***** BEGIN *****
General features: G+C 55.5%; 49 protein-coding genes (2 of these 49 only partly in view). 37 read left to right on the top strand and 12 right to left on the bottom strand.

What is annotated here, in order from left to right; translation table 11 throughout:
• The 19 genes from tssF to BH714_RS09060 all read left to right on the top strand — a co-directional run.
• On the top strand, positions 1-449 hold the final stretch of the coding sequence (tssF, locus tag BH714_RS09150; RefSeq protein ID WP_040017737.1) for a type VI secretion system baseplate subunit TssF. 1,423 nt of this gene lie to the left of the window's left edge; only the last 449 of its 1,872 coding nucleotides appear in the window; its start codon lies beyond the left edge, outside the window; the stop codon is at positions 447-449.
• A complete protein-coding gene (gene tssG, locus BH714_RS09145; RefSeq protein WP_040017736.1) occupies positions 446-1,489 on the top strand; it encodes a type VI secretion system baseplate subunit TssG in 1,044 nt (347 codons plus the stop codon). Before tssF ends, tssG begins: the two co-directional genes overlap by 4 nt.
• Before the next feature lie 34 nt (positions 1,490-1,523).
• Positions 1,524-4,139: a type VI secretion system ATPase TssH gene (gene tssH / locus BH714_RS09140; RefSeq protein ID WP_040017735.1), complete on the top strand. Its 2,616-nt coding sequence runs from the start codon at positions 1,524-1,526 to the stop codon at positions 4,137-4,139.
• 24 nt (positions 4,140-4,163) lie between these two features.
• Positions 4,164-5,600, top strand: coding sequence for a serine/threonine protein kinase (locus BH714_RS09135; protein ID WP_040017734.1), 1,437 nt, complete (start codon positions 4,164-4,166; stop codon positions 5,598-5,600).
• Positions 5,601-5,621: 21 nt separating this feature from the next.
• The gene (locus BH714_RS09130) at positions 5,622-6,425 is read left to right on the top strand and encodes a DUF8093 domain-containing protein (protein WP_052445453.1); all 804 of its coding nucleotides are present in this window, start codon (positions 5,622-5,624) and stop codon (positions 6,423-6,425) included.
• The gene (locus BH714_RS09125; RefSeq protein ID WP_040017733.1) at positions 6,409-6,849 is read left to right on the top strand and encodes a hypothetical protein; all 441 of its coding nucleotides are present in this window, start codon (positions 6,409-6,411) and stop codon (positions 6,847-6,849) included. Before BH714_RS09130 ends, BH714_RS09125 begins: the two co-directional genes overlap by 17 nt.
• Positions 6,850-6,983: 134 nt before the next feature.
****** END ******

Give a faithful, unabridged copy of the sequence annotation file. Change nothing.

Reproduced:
General features: G+C 55.5%; 49 protein-coding genes (2 of these 49 only partly in view). 37 read left to right on the top strand and 12 right to left on the bottom strand.

What is annotated here, in order from left to right; translation table 11 throughout:
• The 19 genes from tssF to BH714_RS09060 all read left to right on the top strand — a co-directional run.
• On the top strand, positions 1-449 hold the final stretch of the coding sequence (tssF, locus tag BH714_RS09150; RefSeq protein ID WP_040017737.1) for a type VI secretion system baseplate subunit TssF. 1,423 nt of this gene lie to the left of the window's left edge; only the last 449 of its 1,872 coding nucleotides appear in the window; its start codon lies beyond the left edge, outside the window; the stop codon is at positions 447-449.
• A complete protein-coding gene (gene tssG, locus BH714_RS09145; RefSeq protein WP_040017736.1) occupies positions 446-1,489 on the top strand; it encodes a type VI secretion system baseplate subunit TssG in 1,044 nt (347 codons plus the stop codon). Before tssF ends, tssG begins: the two co-directional genes overlap by 4 nt.
• Before the next feature lie 34 nt (positions 1,490-1,523).
• Positions 1,524-4,139: a type VI secretion system ATPase TssH gene (gene tssH / locus BH714_RS09140; RefSeq protein ID WP_040017735.1), complete on the top strand. Its 2,616-nt coding sequence runs from the start codon at positions 1,524-1,526 to the stop codon at positions 4,137-4,139.
• 24 nt (positions 4,140-4,163) lie between these two features.
• Positions 4,164-5,600, top strand: coding sequence for a serine/threonine protein kinase (locus BH714_RS09135; protein ID WP_040017734.1), 1,437 nt, complete (start codon positions 4,164-4,166; stop codon positions 5,598-5,600).
• Positions 5,601-5,621: 21 nt separating this feature from the next.
• The gene (locus BH714_RS09130) at positions 5,622-6,425 is read left to right on the top strand and encodes a DUF8093 domain-containing protein (protein WP_052445453.1); all 804 of its coding nucleotides are present in this window, start codon (positions 5,622-5,624) and stop codon (positions 6,423-6,425) included.
• The gene (locus BH714_RS09125; RefSeq protein ID WP_040017733.1) at positions 6,409-6,849 is read left to right on the top strand and encodes a hypothetical protein; all 441 of its coding nucleotides are present in this window, start codon (positions 6,409-6,411) and stop codon (positions 6,847-6,849) included. Before BH714_RS09130 ends, BH714_RS09125 begins: the two co-directional genes overlap by 17 nt.
• Positions 6,850-6,983: 134 nt before the next feature.